East-side building donation benefits area not-for-profit

July 23, 2013
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The Shepherd Community Center, a not-for-profit whose goal is to break the cycle of poverty on the east side, is counting its blessings this summer.

rural street warehouse 225pxIt’s the recipient of a substantial donation, in the form of a building located at 201 S. Rural St., which was owned by Aaron York’s Quality Air. The heating and cooling business moved to 824 S. West St. near Lucas Oil Stadium, leaving its former property to Shepherd Community.

The 66,000-square-foot building and two acres of land are assessed at $440,000, according to city records.

Aaron and Jeanie York, who started the business in 1977, owned the property. The company now is operated by Karen Conover (Aaron and Jeanie’s daughter) and her husband Kris Conover.

“Their heart told them this was the right thing to do,” said Matt Maudlin, director of marketing for York’s Quality Air. “They had done some work with Shepherd, and it seemed like a good fit.”

Shepherd Community is located at 4107 E. Washington St. and was established in 1985. It serves more than 500 area families through a health-care clinic, accredited kindergarten through fourth grade school, before-and-after-school programs, in addition to educational and vocational training opportunities.

Shepherd Community so far is letting City Life Wheels use the building to teach high school students how to repair cars. Shepherd Community’s executive director, Jay Height, says his organization plans to share it with other groups in the neighborhood, because “we want it to be an asset for the community.”

  • Great news
    That's great news for the community and a classy move by Aaron York’s Quality Air.
  • Not surprised....
    What a generous act on the part of Kris and Karen. All of my interactions with Kris indicate that he is truly a servant-leader, and this isn't any different. While he and Karen will probably deflect all of the recognition, they need to know what a transformational gift this is. A class-act all the way. Thanks for setting such a great example for the rest of us.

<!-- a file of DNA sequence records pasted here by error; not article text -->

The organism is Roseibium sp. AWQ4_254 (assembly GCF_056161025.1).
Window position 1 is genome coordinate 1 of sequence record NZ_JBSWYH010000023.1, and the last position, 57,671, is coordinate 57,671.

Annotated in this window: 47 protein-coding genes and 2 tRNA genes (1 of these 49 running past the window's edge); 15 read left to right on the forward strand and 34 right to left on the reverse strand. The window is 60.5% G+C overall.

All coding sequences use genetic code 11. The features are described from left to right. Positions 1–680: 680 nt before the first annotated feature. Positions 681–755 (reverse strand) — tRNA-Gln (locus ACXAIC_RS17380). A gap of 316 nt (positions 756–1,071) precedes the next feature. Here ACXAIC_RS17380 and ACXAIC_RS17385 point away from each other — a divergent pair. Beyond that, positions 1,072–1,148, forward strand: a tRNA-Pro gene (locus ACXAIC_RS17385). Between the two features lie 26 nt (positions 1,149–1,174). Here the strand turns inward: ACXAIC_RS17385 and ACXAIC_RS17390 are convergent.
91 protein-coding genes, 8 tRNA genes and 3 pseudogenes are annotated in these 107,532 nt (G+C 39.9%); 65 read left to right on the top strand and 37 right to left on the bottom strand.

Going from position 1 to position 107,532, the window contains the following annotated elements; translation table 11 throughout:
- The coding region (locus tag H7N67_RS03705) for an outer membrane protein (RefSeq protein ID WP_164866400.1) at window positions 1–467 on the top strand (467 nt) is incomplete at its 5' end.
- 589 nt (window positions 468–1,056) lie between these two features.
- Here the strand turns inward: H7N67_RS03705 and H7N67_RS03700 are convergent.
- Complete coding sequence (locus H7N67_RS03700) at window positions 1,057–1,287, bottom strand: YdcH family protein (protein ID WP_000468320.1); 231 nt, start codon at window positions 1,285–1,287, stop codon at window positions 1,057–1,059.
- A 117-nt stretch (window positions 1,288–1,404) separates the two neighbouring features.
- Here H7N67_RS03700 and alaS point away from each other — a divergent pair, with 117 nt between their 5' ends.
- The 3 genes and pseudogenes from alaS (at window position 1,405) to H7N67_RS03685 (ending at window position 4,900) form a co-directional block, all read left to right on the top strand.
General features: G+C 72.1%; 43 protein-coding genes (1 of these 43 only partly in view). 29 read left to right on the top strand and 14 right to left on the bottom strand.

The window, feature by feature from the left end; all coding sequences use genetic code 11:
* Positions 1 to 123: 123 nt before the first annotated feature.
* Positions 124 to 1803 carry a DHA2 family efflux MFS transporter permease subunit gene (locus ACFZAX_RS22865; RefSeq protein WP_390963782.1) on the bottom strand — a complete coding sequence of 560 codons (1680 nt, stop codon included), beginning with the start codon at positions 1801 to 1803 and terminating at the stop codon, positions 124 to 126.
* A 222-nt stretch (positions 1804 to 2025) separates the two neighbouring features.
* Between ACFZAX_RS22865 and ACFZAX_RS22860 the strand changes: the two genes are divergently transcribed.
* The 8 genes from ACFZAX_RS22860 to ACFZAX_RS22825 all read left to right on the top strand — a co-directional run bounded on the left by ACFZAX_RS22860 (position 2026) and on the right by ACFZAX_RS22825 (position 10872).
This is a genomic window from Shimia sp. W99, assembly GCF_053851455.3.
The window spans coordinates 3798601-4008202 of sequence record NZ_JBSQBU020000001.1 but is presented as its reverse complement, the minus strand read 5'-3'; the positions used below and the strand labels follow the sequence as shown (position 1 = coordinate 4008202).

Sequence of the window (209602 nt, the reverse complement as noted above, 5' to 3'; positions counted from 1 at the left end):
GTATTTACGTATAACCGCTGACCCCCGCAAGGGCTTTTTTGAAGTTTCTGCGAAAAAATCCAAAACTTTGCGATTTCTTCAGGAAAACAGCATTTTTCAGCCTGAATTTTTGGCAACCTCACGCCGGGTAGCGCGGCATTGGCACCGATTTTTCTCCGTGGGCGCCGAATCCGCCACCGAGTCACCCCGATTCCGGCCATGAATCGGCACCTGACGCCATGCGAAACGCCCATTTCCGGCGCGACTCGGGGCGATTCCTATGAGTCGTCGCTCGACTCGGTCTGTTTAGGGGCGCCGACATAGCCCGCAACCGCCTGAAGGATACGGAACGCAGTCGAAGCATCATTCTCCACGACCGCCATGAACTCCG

• Servant Leader
      What a great example of servant leadership. We can all learn from this. Thanks for what you've done for the c community.
    • Giving Back
      I seldom comment on news items, but was so impressed with the contribution the owners of Aaron York Quality Air made to Shepherd Community Center, I wanted to tell them "Thank You".
    • Wrong family
      Gregg, It appears the building was donated by the parents mot their daughter.
    • Thank you!
      What a wonderful gesture and demonstration of true love for those that are in need - servant leadership begets the same - thank you York Quality Air and Shepherd for making a difference on the east side - for being the hands and feet of Jesus!

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    1. As I understand it, the idea is to offer police to live in high risk areas in exchange for a housing benefit/subsidy of some kind. This fact means there is a choice for the officer(s) to take the offer and receive the benefit. In terms of mandating living in a community, it is entirely reasonable for employers to mandate public safety officials live in their community. Again, the public safety official has a choice, to live in the area or to take another job.

    2. The free market will seek its own level. If Employers cannot hire a retain good employees in Marion Co they will leave and set up shop in adjacent county. Marion Co already suffers from businesses leaving I would think this would encourage more of the same.

    3. We gotta stop this Senior crime. Perhaps long jail terms for these old boozers is in order. There are times these days (more rather than less) when this state makes me sick.

    4. One option is to redistribute the payroll tax already collected by the State. A greater share could be allocated to the county of the workplace location as opposed to the county of residency. Not a new tax, just re-allocate what is currently collected.

    5. Have to agree with Mal Burgess. The biggest problem is massive family breakdown in these neighborhoods. While there are a lot of similiarities, there is a MASSIVE difference between 46218 and 46219. 46219 is diluted by some stable areas, and that's probably where the officers live. Incentivizing is fine, but don't criticize officers for choosing not to live in these neighbor hoods. They have to have a break from what is arguably one of the highest stress job in the land. And you'll have to give me hard evidence that putting officers there is going to make a significant difference. Solid family units, responsible fathers, siblings with the same fathers, engaged parents, commitment to education, respect for the rule of law and the importance of work/a job. If the families and the schools (and society) will support these, THEN we can make a difference.